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A Voice for Change: 50 Years of the Black Student Union at USciences
In 1971, a handful of students who sought to offer a voice for Black students on campus came together to found the precursor to the Black Student Union, the first student group of its kind at what was then Philadelphia College of Pharmacy and Science.
Motivated by the civil rights movement and a racial climate in the country and on college campuses in the 1960s and 70s, the students were motivated to form a group separate from others where their issues might be heard and addressed.
“They had friends in a Black Student League at St. Joseph's College (now University) and wanted a platform or group that could speak for the Black students on campus, rather than speaking out as individuals that could be easily brushed aside,” said JOSEPH W. RUANE, PhD, Emeritus Professor of Sociology and Health Policy, who was the faculty advisor for the group.
Today, 50 years later, the mission and values of empowerment, education, and diversity are just as important.
“The legacy of the Black Student Union is important because we represent the voice of the people of color on campus,” said MASSANDJE DOSSO, current BSU President. “It is important for black students to have a space where we are surrounded by a community who supports us and where we feel comfortable and welcomed.”
The BSU strives to promote political, cultural, educational, professional, and social consciousness and aims to stimulate an appreciation, awareness, and development of African American cultural heritage. The group serves as a positive influence and a resource for, but not exclusively to, all minority populations of the university, to be inspired by, and to inspire the community. Other organizations have since emerged to represent other minority or cultural populations, however, BSU is welcoming and representative of them all.
The organization was initially turned down when they applied to the administration in the 1970s seeking to form a Black Student Union -- the students were told that the term was too militant, said NEIL PITTS P’73, PharmD’04. A few months later, with a new name, the Black Academic Achievement Society was recognized as an official organization. Student officers were elected, Dr. Ruane remained the faculty advisor and meetings took place monthly, with the BAAS designation remaining into the 1980s. In 1985 the name of the organization was changed to Black Student Union, which had become more common across college campuses.
“After growing up as an assistant pastor, and getting to meet Dr. Martin Luther King a couple of times, it was a trip to Bolivia when I decided I wanted to work on diversity in the U.S., so my jobs led me to education,” said Dr. Ruane. “When I got to PCPS I saw it was an institution that needed to change. I saw the student request to start a BSU as something necessary for the Black students to give them a voice, and it played a large role in the major changes the university has made, both personnel-wise and academically.”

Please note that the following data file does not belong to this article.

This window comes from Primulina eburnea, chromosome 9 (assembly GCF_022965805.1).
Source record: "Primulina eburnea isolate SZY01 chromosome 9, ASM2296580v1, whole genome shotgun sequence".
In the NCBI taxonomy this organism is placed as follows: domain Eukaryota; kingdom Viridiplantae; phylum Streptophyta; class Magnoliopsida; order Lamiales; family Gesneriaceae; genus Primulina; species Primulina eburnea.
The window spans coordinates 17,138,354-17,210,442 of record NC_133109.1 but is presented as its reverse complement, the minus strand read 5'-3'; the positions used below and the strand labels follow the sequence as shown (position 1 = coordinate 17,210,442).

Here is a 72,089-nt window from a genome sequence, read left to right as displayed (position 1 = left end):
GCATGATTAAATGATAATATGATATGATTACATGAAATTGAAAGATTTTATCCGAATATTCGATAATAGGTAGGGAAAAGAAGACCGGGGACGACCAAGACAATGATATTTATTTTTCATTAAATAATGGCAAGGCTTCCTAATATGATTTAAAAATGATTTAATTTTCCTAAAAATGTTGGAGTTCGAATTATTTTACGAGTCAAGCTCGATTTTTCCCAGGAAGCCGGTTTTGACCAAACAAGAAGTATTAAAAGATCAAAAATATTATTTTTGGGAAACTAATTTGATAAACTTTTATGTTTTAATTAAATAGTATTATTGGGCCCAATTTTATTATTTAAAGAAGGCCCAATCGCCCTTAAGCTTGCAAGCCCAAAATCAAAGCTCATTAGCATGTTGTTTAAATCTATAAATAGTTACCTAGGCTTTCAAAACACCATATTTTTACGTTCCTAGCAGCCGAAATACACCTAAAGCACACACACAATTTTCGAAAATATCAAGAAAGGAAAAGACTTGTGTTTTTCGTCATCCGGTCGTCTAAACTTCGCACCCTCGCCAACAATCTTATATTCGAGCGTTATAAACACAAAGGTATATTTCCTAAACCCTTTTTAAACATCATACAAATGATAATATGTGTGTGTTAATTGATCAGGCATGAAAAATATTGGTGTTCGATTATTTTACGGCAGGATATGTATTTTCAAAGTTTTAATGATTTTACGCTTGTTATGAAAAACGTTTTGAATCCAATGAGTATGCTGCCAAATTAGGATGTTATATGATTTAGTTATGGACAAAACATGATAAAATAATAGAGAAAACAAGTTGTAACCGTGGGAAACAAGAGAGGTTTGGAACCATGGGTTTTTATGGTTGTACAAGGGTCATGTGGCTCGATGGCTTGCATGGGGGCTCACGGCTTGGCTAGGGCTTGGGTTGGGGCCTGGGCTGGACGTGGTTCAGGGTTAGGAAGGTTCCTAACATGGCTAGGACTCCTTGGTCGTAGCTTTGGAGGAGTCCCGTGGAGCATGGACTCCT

The officers of the BSU began meeting with BSUs from other local colleges and participating in socials. The organization on campus was expanding and as the university gained more African American students, membership increased and monthly meetings were also well attended by non-Black students.
Under Dr. Ruane’s leadership, the students involved in BSU began a series of events that are still hallmarks of the organization today including a fashion show and health clinics and screenings for the Southwest Philadelphia community.
In addition to events, the BSU in 2021 is working to meet the needs of students by forming a mentoring program. The organization is also collaborating with alumni to help students with topics like financial planning, interview skills, leadership development and preparing for life after college. The series called “#CareerGoals” are professional development events featuring speakers like AMBER JONES PhD’22 and others who share their experience as young, black professionals.
As civil unrest and social justice became a part of the national conversation again in the summer of 2020 and in the months since, the BSU sought to create a space where students feel comfortable talking about their feelings, said Dosso. The organization hosted a series of talks on race over the academic year.
“By doing this we are able to hear each other’s voice and discuss ways to best support each other during these difficult times,” said Dosso.
The organization has also worked with University leadership on Diversity, Equity, and Inclusion initiatives on campus.
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